Norm’s van was later vandalized.
Stanley just seemed to be lost. He had wild eyes and a sad smile.
Ted played centerfield and had a great season for the Cobras. Second in hitting behind Calvin Douglas Williams, he hit a whopping .564 and led the team in doubles, most at bats, most hits, and stolen bases – he actually stole nine bases in one game against Wilson. He even stole home once. Ted was a very dedicated young man, very quiet and reserved. He was smaller than the other players, but could do anything they could do on the baseball field. He had played ball before he came to Opportunity someplace and it showed. I really liked to watch him play.
Ted McMurray led the 1977 Opportunity High Cobras in several areas.
At bat 39
Most stolen bases 31 including stealing home 1
Most stolen bases in one game 9
Most hits 22
Most runs scored 17
Most hit by pitcher 3
Most doubles 4 tied with Calvin Douglas Williams
Amondo came to Opportunity from Mission High were he had played on the JV baseball team. He was a very smooth second baseman. No slouch at the bat, he batted .533, the third best on the team, and it seemed he was always on base. Amondo had eight RBI’s in one game against Galileo, including two doubles and two triples. On the field he was pretty Golden Glove-like and was part of a rare triple play combination. “Mondo,” as his teammates called him, had a strong love for the game and played hard at all season long. He was a solid and reliable player and he had great athletic talent. He also wrote some fine poetry in Judy Bebelaar’s class.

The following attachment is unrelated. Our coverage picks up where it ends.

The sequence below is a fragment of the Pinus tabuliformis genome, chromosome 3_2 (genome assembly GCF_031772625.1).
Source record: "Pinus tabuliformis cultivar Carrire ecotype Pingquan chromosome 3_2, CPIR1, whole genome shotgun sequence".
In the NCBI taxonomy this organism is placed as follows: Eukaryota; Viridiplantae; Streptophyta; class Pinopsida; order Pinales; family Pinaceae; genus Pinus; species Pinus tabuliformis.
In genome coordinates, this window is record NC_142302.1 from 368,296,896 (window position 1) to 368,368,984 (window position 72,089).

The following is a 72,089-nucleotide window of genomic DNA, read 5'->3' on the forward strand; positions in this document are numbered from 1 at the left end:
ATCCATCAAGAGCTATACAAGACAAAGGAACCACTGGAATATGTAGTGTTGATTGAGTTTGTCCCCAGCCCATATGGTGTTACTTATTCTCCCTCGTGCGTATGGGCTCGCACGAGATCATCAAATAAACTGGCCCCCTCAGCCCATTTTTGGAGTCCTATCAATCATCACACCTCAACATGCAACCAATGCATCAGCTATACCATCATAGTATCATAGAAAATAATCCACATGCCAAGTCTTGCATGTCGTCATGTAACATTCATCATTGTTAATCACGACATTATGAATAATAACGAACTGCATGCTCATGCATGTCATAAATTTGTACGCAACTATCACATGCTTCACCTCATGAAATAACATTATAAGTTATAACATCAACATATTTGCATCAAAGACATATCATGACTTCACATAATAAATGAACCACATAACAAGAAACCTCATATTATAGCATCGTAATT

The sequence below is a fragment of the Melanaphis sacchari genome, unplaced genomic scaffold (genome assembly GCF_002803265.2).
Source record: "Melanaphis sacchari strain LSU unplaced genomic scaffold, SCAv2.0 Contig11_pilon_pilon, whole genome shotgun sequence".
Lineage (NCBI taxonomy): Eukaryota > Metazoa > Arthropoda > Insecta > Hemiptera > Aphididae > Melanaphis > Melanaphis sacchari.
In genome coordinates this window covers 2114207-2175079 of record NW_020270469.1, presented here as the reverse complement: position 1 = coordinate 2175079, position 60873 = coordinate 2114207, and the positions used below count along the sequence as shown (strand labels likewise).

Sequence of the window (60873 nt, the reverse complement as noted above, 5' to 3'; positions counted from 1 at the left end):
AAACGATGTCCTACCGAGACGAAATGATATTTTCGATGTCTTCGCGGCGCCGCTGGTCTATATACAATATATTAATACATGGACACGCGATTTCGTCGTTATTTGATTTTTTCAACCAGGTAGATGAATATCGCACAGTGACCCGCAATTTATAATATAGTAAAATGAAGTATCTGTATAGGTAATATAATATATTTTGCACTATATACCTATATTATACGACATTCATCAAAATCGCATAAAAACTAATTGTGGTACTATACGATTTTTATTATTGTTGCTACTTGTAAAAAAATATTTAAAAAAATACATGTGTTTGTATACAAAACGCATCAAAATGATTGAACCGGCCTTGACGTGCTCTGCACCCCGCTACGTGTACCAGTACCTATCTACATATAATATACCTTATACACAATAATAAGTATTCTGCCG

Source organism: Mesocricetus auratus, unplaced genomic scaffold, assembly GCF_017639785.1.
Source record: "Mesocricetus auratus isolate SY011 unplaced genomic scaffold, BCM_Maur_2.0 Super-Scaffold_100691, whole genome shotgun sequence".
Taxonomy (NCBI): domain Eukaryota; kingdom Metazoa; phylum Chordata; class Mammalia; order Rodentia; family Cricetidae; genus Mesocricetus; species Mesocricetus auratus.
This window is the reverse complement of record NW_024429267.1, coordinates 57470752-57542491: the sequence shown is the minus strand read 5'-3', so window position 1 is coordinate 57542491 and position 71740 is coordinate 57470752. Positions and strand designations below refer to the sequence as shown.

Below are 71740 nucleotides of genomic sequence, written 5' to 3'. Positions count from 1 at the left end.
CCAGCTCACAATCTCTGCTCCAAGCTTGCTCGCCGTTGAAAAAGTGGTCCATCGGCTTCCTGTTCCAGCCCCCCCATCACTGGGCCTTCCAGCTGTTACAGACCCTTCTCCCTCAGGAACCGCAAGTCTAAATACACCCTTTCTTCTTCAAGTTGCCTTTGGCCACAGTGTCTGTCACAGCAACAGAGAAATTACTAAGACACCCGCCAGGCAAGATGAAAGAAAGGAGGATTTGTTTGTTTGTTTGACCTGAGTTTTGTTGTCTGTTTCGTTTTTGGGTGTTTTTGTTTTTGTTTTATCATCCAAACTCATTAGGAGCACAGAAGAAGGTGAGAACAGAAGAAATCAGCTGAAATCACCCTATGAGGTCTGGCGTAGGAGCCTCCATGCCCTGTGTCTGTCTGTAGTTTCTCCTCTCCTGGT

Other Peoples Temple members who played for the Cobras before going to Guyana – and who survived because they were on the Jonestown basketball team in Georgetown that day – were:
Tim Tupper Jones
Calvin Douglas Williams
(Ron Cabral and Judy Bebelaar are collaborating on a book about the young people they knew in Peoples Temple who went to Guyana. A story about the book appears here. Ron Cabral can be reached at email@example.com and Judy Bebelaar at firstname.lastname@example.org.)